All About Jazz needs your help and we have a deal. Pay $20 and we'll hide those six pesky Google ads that appear on every page, plus this box and the slideout box on the right for a full year! You'll also fund website expansion.
“File under spoken word,” doesn’t quite describe the terrain we are traversing on Richard Moore’s Now What Now. The singer/songwriter teams up with percussionist Dave Storrs (The Tone Sharks, Boundary Issues, Rob Blakeslee, Rich Halley) and bassist Page Hundemer (The Tone Sharks, Whirled Jazz) for three days of philosophically based improvised music.
Richard Moore is to Ken Nordine’s ‘word jazz’ as Howard Hughes was to lost highway drifters. His weltanschauung is that of a post 9-11 American Buddhist. Not the ’don’t step on the ant’ Buddhist kind, but the rental car with no A/C type. He asks, “What if your shit isn’t the most important thing in the world?” in his circular argument to challenge the listener to look beyond the daily soap opera we each inhabit. Yes, this is a post-beat, post-hippie, maybe even post-postmodern (is that possible) excursion into our existence.
Moore’s poetry fits nicely with percussionist Dave Storrs brand of music making. His solo percussion records and group improvisation all found on Louie Records present a fresh take on sound design. Where Ken Nordine’s ‘word jazz’ was all about studio manipulation, this record has no overdubs. The musicians lay down sounds and effects to underscore the poetry. Like a soundtrack for an alien detective movie Storrs and Hundemer keep the mood heavy, real heavy man.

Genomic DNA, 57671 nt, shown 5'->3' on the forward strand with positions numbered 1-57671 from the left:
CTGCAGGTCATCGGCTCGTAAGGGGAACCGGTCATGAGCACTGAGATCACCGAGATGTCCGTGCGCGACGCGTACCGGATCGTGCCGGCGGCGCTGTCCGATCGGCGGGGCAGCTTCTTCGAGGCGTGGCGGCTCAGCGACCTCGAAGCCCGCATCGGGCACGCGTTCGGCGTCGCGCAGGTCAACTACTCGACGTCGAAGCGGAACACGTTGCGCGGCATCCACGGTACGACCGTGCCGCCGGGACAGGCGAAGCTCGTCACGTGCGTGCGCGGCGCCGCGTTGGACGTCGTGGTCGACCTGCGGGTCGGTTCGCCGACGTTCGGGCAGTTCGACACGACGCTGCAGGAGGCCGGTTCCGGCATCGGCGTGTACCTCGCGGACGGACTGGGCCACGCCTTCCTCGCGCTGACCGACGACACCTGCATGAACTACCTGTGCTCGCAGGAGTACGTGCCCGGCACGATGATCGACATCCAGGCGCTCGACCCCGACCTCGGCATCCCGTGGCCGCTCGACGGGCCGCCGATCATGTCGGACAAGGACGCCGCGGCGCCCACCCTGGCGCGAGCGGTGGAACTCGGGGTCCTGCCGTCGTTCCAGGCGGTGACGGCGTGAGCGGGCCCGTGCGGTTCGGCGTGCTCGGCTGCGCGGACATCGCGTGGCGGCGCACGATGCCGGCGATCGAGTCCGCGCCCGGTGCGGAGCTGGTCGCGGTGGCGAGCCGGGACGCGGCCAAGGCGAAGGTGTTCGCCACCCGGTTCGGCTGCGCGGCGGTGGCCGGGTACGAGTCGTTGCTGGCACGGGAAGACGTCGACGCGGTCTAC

Richard Moore’s life lessons flow from a trip through the insides of a computer to questioning a scientist’s manipulation of our DNA. From telling us the “Confusion might be your best friend” to warning listeners that we don’t really want to know what out purpose in life is, he leave us with more questions than answers.
Not exactly ‘spoke word,’ but then again where does one file their Laurie Anderson, Tom Waits, Allen Ginsberg, and Kenneth Patchen discs?
Track Listing: The Way Of Dave; Circular Breathing; Little Scientist Guy; Getting Old; Wigged Out Little Campers; Surrounded By Circuitry; French Twist; Don
I love jazz because anything is possible; it has few rules and the best jazz breaks those ones. I prefer free improv because it doesn't really have any rules at all.
I was first exposed to jazz in my teens (in the late sixties).
The first jazz record I bought was Filles de Kilimanjaro by Miles Davis, shortly followed by Extrapolation by John McLaughlin.
My advice to new listeners is to listen as widely as possible and not to make snap judgments--stick with it.